My personal belief is that nothing has happened yet because the enemies who profess to hate us the most are tied up in Iraq and elsewhere in that area, and though they continue to have a presence in this country and elsewhere, they need coordination from overseas which is difficult for them right now (not discounting the possibility of something happening, just the immediate likelihood). Also, I will acknowledge that there is probably a hell of a lot of fine work going on right now by agents in the FBI and the CIA to prevent future attacks that we can’t know about now or maybe ever, but I don’t give Bush credit for that any more than I would give it to Clinton. Besides, as part of Dubya’s whole “fear and smear” show during the ’04 presidential campaign against John Kerry, he said that he could protect us and the other guy couldn’t, and Hurricane Katrina laid that lie bare for the entire world to see.
Now, as an extension of the Patriot Act (or maybe with the Patriot Act providing cover), we of course now have the revelations of Dubya’s domestic spying. This is in conflict with the Foreign Intelligence Surveillance Act; also, many others, including Atrios, have pointed out by now that Dubya has gone on record as stating that he would not conduct domestic spying without a court order, to wit (excerpted from this link):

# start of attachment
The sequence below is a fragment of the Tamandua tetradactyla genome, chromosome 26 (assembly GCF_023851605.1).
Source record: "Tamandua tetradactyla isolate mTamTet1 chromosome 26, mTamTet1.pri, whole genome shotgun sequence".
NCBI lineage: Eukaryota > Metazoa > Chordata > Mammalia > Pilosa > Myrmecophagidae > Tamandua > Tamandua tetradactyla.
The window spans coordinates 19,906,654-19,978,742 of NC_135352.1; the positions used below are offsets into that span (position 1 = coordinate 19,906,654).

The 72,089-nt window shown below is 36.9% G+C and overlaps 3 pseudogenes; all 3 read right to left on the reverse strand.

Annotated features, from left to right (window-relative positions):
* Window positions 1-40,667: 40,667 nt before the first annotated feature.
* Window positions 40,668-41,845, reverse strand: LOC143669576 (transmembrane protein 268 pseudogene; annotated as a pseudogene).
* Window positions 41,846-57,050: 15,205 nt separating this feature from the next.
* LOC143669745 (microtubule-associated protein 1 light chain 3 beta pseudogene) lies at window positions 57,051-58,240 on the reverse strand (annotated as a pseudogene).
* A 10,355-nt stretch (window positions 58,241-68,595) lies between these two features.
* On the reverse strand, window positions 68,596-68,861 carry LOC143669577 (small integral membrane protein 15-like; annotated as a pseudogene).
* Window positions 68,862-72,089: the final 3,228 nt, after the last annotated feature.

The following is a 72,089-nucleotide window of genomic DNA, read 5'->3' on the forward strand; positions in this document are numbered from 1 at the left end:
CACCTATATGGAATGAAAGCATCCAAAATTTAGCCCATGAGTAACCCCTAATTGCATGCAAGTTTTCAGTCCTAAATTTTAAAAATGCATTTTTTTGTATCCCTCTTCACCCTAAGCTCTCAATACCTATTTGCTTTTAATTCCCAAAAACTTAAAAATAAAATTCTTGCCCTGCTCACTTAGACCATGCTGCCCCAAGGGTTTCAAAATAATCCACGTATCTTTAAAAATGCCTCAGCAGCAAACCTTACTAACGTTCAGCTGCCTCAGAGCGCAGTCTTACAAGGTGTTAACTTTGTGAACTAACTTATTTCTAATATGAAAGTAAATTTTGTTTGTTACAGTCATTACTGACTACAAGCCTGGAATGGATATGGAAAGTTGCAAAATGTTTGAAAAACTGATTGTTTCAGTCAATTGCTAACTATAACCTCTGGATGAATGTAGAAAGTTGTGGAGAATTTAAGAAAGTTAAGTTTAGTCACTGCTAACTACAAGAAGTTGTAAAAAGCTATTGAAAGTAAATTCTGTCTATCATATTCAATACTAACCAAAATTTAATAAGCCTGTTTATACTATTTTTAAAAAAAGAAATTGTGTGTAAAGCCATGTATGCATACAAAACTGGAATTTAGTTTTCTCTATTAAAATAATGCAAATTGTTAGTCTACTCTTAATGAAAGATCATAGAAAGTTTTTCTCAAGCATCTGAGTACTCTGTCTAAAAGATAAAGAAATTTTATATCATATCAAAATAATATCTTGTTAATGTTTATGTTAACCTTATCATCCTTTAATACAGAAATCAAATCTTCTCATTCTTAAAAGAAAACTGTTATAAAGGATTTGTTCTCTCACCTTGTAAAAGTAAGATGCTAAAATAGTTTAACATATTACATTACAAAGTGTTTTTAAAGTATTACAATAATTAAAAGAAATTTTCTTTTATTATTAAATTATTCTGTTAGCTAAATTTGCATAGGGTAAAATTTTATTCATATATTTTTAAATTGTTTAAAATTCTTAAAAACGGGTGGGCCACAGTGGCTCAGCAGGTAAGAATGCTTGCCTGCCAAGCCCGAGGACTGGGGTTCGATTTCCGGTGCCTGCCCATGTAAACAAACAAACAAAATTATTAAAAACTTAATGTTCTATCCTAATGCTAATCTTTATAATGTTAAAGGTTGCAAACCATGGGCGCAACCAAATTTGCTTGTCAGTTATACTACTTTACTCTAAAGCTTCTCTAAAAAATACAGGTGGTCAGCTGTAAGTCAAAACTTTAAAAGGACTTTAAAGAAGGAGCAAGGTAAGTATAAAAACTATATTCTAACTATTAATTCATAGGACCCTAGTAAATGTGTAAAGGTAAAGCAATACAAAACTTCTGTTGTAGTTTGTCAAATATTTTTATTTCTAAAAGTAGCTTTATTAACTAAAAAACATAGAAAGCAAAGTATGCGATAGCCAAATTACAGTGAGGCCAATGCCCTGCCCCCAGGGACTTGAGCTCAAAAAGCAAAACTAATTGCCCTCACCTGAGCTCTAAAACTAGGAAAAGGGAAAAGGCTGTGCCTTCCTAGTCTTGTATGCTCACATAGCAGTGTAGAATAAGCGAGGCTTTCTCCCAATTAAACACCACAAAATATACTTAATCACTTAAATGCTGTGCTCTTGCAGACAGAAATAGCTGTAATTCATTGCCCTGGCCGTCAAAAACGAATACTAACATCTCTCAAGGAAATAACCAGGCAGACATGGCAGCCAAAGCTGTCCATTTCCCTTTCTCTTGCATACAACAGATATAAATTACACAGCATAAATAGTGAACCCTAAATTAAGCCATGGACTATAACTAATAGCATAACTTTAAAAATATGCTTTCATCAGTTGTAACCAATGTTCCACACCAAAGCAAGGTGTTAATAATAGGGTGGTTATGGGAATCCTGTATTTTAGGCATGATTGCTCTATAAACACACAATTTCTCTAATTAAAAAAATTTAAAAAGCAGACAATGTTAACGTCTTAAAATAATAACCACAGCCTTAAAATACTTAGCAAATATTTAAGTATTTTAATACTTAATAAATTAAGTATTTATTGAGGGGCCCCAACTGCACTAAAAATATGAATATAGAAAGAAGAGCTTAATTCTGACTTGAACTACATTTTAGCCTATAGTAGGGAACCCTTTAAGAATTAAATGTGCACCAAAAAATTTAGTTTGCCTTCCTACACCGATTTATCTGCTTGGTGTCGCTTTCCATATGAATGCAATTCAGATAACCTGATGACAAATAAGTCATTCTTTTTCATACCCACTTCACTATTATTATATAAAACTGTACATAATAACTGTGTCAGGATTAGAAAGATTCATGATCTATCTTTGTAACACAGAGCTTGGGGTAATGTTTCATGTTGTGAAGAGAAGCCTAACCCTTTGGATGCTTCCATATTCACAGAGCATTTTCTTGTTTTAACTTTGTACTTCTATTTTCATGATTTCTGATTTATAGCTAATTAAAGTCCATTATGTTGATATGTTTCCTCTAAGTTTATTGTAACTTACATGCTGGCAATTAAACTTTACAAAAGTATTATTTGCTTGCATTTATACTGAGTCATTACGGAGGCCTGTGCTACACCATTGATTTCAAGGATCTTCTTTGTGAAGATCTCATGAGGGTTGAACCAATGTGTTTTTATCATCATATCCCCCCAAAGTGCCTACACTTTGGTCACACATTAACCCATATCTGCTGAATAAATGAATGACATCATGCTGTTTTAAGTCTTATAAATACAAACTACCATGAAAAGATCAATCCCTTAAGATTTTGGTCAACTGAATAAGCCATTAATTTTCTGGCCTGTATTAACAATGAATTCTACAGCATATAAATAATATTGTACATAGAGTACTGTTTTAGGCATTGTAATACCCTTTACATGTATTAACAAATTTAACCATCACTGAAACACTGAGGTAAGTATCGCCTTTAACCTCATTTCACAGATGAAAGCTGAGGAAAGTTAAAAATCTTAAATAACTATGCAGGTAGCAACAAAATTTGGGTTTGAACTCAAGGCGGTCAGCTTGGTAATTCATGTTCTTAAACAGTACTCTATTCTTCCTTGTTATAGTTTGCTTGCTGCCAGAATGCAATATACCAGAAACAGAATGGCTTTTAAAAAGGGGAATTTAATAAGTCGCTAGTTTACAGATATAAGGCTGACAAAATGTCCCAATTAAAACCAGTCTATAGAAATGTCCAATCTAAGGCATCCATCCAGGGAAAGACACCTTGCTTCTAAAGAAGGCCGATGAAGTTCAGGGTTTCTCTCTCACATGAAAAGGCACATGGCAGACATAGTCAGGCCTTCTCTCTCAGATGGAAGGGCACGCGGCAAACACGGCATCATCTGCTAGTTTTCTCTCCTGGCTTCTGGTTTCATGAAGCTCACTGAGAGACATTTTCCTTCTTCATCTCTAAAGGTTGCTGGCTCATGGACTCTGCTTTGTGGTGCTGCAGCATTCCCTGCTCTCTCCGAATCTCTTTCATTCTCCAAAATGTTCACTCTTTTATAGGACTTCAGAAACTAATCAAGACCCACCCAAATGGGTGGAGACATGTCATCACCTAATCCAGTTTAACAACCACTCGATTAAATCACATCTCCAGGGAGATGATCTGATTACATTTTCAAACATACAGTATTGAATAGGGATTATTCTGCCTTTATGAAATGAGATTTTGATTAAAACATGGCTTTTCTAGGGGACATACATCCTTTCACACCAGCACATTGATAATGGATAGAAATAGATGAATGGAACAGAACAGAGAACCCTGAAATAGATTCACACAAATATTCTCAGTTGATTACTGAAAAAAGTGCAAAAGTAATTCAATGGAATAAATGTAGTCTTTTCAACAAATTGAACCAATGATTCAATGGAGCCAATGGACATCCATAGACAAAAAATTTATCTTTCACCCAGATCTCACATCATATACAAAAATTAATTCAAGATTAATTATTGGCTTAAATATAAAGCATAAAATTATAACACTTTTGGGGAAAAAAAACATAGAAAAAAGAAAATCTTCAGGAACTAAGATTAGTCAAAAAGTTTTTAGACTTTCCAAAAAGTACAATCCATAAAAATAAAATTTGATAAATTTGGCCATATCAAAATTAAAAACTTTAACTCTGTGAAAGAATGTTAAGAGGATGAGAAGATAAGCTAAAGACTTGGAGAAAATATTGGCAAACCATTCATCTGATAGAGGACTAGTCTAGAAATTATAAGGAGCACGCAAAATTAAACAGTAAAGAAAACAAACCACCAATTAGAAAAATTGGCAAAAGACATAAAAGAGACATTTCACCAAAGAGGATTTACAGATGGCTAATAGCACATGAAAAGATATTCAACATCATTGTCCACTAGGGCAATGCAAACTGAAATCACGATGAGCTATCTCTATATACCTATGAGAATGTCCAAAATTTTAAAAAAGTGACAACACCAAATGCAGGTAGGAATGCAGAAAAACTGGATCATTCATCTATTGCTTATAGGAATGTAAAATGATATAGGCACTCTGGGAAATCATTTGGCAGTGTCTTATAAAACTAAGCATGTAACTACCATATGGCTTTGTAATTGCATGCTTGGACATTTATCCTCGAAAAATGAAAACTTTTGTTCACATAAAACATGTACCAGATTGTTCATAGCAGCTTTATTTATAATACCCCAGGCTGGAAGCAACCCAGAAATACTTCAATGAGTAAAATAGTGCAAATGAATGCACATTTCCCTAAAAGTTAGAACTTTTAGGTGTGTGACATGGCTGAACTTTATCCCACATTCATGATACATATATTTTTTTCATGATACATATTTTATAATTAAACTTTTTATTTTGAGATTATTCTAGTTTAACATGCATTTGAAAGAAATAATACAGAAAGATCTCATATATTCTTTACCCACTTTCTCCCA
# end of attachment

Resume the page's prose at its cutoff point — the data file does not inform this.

…Secondly, there are such things as roving wiretaps. Now, by the way, any time you hear the United States government talking about wiretap, it requires -- a wiretap requires a court order. Nothing has changed, by the way. When we're talking about chasing down terrorists, we're talking about getting a court order before we do so. It's important for our fellow citizens to understand, when you think Patriot Act, constitutional guarantees are in place when it comes to doing what is necessary to protect our homeland, because we value the Constitution.Of course, we all know now that he was lying (which, as far as I’m concerned, is an impeachable offense all by itself), conducting his spying through the National Security Agency, which has much looser guidelines for its activity than the FBI or the CIA (there’s a reason why it’s commonly referred to as, “No Such Agency”). Dubya was simply trying to do something in as expedient a manner for him as possible, in concert with his belief of his imperial presidency, as opposed to a legally correct manner.